You will think this a very dull letter for so great a subject; but I have only had time to scrawl these lines in order to catch the post. I have not a minute to read them over. I lost yesterday, and have been forced to work to-day. Half my article on Boswell went to Edinburgh the day before yesterday. I have, though I say it who should not say it, beaten Croker black and blue. Impudent as he is, I think he must be ashamed of the pickle in which I leave him. [Mr. Carlyle reviewed Croker's book in "Fraser's Magazine" a few months after the appearance of Macaulay's article in the "Edinburgh." The two Critics seem to have arrived at much the same conclusion as to the merits of the work. "In fine," writes Mr. Carlyle, "what ideas Mr. Croker entertains of a literary whole, and the thing called Book, and how the very Printer's Devils did not rise in mutiny against such a conglomeration as this, and refuse to print it, may remain a problem.... It is our painful duty to declare, aloud, if that be necessary, that his gift, as weighed against the hard money which the booksellers demand for giving it you, is (in our judgment) very much the lighter. No portion, accordingly, of our small floating capital has been embarked in the business, or ever shall be. Indeed, were we in the market for such a thing, there is simply no edition of Boswell to which this last would seem preferable,"]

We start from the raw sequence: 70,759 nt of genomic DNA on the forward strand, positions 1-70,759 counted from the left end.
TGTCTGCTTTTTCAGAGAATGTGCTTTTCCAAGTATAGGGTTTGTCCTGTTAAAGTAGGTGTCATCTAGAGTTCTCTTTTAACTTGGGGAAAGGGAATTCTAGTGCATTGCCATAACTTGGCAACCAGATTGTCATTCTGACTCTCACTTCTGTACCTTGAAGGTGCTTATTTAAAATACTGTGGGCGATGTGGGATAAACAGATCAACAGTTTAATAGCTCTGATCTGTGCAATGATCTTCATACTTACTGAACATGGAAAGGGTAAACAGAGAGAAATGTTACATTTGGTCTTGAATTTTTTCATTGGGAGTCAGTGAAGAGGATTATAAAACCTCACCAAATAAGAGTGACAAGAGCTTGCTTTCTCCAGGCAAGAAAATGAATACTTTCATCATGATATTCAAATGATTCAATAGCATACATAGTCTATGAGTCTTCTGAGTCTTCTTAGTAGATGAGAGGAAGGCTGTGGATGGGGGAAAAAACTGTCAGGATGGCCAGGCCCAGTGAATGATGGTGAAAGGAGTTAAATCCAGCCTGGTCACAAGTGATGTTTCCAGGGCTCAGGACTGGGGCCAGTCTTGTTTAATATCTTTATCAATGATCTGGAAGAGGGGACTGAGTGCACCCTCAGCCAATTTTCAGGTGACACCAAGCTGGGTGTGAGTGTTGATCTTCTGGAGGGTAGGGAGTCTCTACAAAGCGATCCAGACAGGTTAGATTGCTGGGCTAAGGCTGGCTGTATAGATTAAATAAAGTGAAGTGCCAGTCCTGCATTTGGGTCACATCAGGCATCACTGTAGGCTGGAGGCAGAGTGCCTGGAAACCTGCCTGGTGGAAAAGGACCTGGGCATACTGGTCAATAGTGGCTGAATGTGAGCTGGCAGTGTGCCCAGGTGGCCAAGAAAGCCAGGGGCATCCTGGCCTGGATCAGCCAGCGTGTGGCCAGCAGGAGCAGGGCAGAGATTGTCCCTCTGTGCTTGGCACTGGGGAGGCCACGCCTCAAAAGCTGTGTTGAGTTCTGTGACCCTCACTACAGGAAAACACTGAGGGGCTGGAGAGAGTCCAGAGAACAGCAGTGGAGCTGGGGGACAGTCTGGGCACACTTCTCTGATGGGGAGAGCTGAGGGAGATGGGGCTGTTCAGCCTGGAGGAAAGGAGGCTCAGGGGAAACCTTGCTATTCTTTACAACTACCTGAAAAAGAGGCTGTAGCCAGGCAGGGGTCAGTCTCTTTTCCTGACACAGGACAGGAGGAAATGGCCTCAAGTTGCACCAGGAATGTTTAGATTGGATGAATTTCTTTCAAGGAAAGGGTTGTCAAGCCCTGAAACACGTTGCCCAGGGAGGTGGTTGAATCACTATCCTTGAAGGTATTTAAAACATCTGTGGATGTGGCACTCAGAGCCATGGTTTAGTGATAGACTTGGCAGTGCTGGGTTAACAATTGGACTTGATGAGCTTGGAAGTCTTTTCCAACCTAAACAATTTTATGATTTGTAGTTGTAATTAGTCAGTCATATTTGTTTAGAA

T. B. M.
To Hannah M. Macaulay.
London: September 13, 1831.
My dear Sister,—I am in high spirits at the thought of soon seeing you all in London, and being again one of a family, and of a family which I love so much. It is well that one has something to love in private life; for the aspect of public affairs is very menacing;—fearful, I think, beyond what people in general imagine. Three weeks, however, will probably settle the whole, and bring to an issue the question, Reform or Revolution. One or the other I am certain that we must and shall have. I assure you that the violence of the people, the bigotry of the Lords, and the stupidity and weakness of the Ministers, alarm me so much that even my rest is disturbed by vexation and uneasy forebodings; not for myself; for I may gain, and cannot lose; but for this noble country, which seems likely to be ruined without the miserable consolation of being ruined by great men. All seems fair as yet, and will seem fair for a fortnight longer. But I know the danger from information more accurate and certain than, I believe, anybody not in power possesses; and I perceive, what our men in power do not perceive, how terrible the danger is.